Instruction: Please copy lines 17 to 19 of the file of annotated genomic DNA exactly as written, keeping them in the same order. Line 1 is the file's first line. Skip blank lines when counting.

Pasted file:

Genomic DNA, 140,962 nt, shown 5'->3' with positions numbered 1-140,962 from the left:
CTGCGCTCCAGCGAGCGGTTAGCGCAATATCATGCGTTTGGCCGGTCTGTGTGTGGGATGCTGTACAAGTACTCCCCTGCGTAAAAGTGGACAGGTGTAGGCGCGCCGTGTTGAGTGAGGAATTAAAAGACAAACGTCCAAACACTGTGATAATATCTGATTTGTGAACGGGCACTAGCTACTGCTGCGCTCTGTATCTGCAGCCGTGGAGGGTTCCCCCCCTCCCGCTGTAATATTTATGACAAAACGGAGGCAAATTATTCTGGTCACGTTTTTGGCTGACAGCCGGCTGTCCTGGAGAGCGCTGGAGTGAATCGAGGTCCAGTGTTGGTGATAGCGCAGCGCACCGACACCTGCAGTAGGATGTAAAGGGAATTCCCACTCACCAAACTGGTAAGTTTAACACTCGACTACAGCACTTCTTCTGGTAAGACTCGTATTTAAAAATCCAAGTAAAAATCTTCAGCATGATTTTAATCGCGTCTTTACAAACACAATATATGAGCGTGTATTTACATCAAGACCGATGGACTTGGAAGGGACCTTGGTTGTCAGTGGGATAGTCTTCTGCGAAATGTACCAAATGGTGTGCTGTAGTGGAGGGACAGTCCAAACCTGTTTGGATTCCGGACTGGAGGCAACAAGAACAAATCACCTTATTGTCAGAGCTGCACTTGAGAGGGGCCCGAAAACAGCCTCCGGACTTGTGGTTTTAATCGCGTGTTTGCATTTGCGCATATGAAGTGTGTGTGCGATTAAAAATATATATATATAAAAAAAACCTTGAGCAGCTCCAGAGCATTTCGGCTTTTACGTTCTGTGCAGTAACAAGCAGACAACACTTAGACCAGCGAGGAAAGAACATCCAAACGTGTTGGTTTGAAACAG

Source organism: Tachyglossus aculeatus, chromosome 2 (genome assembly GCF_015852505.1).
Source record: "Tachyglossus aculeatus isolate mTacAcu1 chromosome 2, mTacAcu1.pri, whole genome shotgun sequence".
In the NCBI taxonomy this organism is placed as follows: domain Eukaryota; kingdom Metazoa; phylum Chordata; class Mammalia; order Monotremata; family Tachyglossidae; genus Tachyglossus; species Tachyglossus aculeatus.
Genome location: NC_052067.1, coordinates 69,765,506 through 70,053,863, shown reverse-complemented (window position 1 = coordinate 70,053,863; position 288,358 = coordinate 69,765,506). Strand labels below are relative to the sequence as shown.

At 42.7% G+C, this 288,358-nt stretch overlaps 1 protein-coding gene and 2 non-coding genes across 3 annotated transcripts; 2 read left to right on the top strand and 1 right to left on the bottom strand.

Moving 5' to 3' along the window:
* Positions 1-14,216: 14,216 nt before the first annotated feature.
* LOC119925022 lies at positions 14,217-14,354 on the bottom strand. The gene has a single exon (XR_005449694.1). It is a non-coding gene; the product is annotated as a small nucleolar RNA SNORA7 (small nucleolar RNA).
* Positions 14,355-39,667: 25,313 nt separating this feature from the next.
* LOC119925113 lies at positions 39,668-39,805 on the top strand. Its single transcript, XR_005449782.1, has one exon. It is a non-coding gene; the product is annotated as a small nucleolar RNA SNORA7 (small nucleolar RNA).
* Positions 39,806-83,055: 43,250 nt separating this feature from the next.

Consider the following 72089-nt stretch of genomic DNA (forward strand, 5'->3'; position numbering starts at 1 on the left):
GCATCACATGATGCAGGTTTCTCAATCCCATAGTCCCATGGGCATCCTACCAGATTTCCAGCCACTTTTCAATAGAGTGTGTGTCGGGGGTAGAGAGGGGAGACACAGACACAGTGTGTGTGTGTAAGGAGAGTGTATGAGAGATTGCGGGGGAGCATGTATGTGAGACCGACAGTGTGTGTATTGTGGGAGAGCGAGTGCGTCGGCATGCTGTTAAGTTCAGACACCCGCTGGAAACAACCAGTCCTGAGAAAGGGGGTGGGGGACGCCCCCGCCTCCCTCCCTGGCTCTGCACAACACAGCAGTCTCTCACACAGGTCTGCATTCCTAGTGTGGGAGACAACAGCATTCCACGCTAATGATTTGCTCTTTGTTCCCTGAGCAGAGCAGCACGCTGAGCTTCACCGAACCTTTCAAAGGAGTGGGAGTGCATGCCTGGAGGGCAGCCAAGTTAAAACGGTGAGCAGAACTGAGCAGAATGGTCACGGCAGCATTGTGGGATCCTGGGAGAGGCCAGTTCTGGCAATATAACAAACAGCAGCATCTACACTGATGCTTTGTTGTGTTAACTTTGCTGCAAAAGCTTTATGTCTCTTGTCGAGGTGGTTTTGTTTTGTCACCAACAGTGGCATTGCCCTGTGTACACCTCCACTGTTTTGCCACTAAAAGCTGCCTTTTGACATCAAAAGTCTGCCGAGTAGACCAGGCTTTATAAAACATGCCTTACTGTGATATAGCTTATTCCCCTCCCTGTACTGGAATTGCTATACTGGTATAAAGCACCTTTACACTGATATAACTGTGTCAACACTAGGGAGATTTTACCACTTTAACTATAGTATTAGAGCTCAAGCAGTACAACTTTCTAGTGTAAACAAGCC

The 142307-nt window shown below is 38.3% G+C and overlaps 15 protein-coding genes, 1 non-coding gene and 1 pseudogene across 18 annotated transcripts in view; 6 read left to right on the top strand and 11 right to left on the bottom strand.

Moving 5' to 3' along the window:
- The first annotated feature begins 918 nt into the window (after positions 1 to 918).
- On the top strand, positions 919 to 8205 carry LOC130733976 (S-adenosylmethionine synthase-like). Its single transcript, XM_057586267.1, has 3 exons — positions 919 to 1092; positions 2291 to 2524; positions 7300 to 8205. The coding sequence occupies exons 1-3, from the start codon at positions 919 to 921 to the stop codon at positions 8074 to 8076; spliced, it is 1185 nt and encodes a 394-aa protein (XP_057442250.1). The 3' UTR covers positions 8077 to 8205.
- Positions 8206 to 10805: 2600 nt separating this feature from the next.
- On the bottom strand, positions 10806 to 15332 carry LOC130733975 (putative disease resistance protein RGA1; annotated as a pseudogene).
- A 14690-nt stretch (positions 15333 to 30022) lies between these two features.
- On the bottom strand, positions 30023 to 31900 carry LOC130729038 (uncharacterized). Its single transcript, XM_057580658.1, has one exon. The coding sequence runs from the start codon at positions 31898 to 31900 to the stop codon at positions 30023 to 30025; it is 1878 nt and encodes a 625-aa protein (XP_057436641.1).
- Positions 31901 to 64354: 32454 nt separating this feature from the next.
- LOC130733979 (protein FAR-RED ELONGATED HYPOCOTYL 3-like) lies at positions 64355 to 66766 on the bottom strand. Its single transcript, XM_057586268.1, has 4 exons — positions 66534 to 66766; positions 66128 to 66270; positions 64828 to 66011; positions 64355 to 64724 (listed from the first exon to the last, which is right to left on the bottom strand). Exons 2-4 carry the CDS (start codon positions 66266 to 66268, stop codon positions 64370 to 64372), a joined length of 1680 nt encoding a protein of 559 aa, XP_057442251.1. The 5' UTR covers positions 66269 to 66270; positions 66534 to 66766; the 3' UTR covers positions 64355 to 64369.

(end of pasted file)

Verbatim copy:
Moving 5' to 3' along the window:
- The first annotated feature begins 918 nt into the window (after positions 1 to 918).
- On the top strand, positions 919 to 8205 carry LOC130733976 (S-adenosylmethionine synthase-like). Its single transcript, XM_057586267.1, has 3 exons — positions 919 to 1092; positions 2291 to 2524; positions 7300 to 8205. The coding sequence occupies exons 1-3, from the start codon at positions 919 to 921 to the stop codon at positions 8074 to 8076; spliced, it is 1185 nt and encodes a 394-aa protein (XP_057442250.1). The 3' UTR covers positions 8077 to 8205.